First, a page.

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Old 07-30-2010, 05:03 AM
Mark Rinker's Avatar
Mark Rinker Mark Rinker is offline
Join Date: Jun 2003
Posts: 5,813

Thanks for the input, John. You have been a wealth of insite over the last year and 50K miles since this problem began. I wish you had the opportunity to ride along and see the circumstances under which the code is set.

It appears to me from the handful of recent reported cases (of P0087 codes) that each scenario is a bit different, which would lend itself to a combination of multiple factors - i.e. tired injectors, erratic FPR, weak FRPR, collapsing fuel lines, etc.

I know of one commercial hauler that fixed the issue with fuel line replacement. Recently another person here on TDP reported that an FPR replacement did the trick for him.

At this time, I have moved the FRPR down the list of likely culprits, because my codes can be set at 16K# rail pressure, or 22K# rail pressure. My IP and rail can also hold 23K# rail pressure for minutes at a time while climbing an 7% grade, in third gear at 45mph, 3000rpm without setting the code. Upshift to 5th and let RPMs drop and 'Engine Load' hit 100% - and 'bing' you have a P0087. Which gear and throttle setting requires more fuel flow?

Its not as simple as it may appear, or we'd all have solved it in the same manner, with the same part. Or, lift pumps would come from the factory on every new GM Duramax truck.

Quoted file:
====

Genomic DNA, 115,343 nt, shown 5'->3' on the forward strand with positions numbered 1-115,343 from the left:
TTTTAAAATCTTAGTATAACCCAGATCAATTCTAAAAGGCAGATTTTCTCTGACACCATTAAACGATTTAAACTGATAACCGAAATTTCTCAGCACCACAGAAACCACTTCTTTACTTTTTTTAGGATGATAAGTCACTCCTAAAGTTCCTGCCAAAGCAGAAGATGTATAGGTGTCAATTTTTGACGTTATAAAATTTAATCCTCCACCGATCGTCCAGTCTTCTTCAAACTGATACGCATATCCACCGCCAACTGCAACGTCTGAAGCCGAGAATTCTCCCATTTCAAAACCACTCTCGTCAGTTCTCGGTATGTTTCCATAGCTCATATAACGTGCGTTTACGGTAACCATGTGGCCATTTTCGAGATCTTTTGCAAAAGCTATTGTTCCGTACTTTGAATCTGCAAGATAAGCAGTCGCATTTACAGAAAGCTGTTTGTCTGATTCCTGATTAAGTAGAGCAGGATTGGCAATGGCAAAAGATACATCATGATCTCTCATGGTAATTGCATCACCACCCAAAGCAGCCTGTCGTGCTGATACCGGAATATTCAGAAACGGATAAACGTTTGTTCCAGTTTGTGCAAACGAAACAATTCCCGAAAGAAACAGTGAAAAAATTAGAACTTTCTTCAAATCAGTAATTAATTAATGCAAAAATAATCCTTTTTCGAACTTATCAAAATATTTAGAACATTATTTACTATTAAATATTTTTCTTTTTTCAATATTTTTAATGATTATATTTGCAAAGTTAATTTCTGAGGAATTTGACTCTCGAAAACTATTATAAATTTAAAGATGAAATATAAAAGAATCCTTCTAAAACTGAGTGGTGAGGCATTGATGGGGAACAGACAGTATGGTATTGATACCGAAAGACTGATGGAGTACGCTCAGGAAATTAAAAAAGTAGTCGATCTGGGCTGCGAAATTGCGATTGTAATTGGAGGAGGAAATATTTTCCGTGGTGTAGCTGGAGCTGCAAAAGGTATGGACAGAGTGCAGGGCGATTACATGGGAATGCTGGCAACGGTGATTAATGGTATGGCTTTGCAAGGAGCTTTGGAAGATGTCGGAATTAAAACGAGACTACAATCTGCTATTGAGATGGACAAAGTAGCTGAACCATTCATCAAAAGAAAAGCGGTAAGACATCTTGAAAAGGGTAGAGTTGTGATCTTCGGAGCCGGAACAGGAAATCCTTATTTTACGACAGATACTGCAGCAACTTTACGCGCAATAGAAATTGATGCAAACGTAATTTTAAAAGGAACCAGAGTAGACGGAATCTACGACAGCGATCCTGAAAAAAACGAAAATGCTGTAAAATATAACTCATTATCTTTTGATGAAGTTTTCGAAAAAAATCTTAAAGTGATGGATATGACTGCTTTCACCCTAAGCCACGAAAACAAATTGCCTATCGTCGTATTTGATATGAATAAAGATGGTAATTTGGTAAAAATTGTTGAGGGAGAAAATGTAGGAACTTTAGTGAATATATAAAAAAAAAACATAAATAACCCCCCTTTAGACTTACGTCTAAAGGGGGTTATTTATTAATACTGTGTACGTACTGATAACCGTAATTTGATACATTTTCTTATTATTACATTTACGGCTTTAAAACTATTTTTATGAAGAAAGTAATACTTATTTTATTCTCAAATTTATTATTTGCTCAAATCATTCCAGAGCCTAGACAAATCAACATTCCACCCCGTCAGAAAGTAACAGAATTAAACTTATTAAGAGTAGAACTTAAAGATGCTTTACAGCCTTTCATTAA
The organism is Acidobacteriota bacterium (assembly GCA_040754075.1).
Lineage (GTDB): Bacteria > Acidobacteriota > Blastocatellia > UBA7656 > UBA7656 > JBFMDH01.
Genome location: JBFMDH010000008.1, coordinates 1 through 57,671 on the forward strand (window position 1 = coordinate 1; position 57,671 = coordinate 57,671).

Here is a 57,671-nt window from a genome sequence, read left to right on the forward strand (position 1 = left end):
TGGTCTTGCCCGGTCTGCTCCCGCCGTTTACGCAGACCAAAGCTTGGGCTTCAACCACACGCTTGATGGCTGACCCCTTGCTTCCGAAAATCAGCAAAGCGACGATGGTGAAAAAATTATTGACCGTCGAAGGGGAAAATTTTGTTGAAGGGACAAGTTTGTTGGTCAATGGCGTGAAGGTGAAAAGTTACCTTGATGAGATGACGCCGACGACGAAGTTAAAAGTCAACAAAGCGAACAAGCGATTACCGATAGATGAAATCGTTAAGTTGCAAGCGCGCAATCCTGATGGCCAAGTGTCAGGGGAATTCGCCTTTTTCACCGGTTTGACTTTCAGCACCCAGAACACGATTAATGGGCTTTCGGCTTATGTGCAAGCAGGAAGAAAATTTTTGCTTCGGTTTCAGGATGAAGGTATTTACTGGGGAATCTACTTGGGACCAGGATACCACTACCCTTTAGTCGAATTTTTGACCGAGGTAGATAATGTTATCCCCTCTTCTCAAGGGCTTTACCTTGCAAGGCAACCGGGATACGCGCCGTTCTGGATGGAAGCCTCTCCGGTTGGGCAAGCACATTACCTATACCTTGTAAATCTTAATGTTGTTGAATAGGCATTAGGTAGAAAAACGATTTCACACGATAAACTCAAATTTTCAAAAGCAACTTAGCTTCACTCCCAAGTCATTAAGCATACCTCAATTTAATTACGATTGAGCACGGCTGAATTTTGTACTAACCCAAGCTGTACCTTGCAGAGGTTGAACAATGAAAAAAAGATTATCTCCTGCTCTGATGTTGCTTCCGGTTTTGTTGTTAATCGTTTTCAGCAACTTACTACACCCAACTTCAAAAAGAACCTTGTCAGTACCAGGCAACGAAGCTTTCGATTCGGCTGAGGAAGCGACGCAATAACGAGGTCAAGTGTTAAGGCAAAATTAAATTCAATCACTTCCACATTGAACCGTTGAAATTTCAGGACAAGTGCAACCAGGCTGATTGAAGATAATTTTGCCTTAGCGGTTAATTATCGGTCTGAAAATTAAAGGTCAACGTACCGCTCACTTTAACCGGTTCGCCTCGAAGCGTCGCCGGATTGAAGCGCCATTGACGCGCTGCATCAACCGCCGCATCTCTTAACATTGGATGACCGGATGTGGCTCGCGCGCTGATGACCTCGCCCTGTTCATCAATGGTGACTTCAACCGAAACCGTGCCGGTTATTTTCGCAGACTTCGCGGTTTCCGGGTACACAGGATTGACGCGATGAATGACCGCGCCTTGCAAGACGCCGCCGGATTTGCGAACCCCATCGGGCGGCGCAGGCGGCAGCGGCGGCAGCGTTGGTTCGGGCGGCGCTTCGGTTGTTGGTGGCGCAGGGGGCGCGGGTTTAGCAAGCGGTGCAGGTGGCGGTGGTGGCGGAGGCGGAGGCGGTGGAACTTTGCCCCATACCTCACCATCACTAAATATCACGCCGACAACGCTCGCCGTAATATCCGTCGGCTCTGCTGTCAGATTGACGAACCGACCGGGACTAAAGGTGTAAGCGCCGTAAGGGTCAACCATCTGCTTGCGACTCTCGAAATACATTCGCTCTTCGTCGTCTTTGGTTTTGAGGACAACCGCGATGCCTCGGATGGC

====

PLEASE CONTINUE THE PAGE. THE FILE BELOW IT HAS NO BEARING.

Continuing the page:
Originally Posted by Kennedy View Post
Insufficient supply is cured by adding a lift pump setup which ALL Duramax engines should have. We are right back to verifying the condition of the fuel supply system and also augmenting it with a little push from behind.
...are you confident enough that adding a lift pump would have cured all the p0087 code problems mentioned above, i.e. overcoming fuel line restriction, FPR problems, weak/worn injectors, etc? If so - are you willing to sell your lift pump on those terms, refunding and restocking if the lift pump doesn't solve a customer's particular problem?

Question #1: Why did the truck function properly for the first 100K miles, in stock form, before starting to exhibit the p0087 code problems? i.e. what changed?

A: Wear and tear. Probably injectors, plus FPR, possibly fuel lines

Question #2 How many times can you reach up and reset the code, while driving in hot weather, in the mountains, with a loaded trailer, for the cost of a new set of injectors?

A: Many, many times in my case.

I'll tell you what you could sell alot of - that would be an ECM reflash to widen the tolerance for fuel pressure variances, or set the code without the limp. Remember - nobody reports a driveability problem, other than the one created by the limp mode!!!

2011 Chevrolet Tahoe 5.3L daily driver
  • Previous owner of two 1994 6.5L K3500s, '01, '02, and '05 6.6L K2500s, '04 C4500, '06 K3500 dually, '06 K3500 SRW, '09 K3500HD SRW, '05 Denali
  • Total GM diesel miles to date : ~950K

Last edited by Mark Rinker; 07-30-2010 at 05:35 AM.
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